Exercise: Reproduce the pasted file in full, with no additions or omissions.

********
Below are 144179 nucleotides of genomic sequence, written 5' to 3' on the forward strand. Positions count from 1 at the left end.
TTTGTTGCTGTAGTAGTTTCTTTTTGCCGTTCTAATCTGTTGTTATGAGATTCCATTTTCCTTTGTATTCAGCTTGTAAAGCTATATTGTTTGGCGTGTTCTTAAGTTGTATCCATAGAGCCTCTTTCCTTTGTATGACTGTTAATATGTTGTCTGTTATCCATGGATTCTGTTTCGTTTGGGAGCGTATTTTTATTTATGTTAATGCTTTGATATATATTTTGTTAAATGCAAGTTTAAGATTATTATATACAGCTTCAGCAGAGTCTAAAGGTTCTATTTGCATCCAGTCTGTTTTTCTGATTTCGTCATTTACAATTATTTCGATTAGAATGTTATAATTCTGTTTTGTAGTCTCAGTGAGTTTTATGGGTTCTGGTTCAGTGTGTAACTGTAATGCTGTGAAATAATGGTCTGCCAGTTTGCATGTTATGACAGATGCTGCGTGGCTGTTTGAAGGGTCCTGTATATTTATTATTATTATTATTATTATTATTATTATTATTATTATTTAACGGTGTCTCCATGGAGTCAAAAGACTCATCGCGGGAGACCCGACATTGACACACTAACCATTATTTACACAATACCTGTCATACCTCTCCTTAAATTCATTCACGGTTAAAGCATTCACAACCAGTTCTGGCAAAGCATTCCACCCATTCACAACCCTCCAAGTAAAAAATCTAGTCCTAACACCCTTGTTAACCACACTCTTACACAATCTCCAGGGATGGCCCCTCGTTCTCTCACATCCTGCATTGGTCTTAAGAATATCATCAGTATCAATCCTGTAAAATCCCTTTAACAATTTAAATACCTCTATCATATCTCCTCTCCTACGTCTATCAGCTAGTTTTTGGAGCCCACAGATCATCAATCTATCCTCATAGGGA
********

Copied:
Below are 144179 nucleotides of genomic sequence, written 5' to 3' on the forward strand. Positions count from 1 at the left end.
TTTGTTGCTGTAGTAGTTTCTTTTTGCCGTTCTAATCTGTTGTTATGAGATTCCATTTTCCTTTGTATTCAGCTTGTAAAGCTATATTGTTTGGCGTGTTCTTAAGTTGTATCCATAGAGCCTCTTTCCTTTGTATGACTGTTAATATGTTGTCTGTTATCCATGGATTCTGTTTCGTTTGGGAGCGTATTTTTATTTATGTTAATGCTTTGATATATATTTTGTTAAATGCAAGTTTAAGATTATTATATACAGCTTCAGCAGAGTCTAAAGGTTCTATTTGCATCCAGTCTGTTTTTCTGATTTCGTCATTTACAATTATTTCGATTAGAATGTTATAATTCTGTTTTGTAGTCTCAGTGAGTTTTATGGGTTCTGGTTCAGTGTGTAACTGTAATGCTGTGAAATAATGGTCTGCCAGTTTGCATGTTATGACAGATGCTGCGTGGCTGTTTGAAGGGTCCTGTATATTTATTATTATTATTATTATTATTATTATTATTATTATTATTTAACGGTGTCTCCATGGAGTCAAAAGACTCATCGCGGGAGACCCGACATTGACACACTAACCATTATTTACACAATACCTGTCATACCTCTCCTTAAATTCATTCACGGTTAAAGCATTCACAACCAGTTCTGGCAAAGCATTCCACCCATTCACAACCCTCCAAGTAAAAAATCTAGTCCTAACACCCTTGTTAACCACACTCTTACACAATCTCCAGGGATGGCCCCTCGTTCTCTCACATCCTGCATTGGTCTTAAGAATATCATCAGTATCAATCCTGTAAAATCCCTTTAACAATTTAAATACCTCTATCATATCTCCTCTCCTACGTCTATCAGCTAGTTTTTGGAGCCCACAGATCATCAATCTATCCTCATAGGGA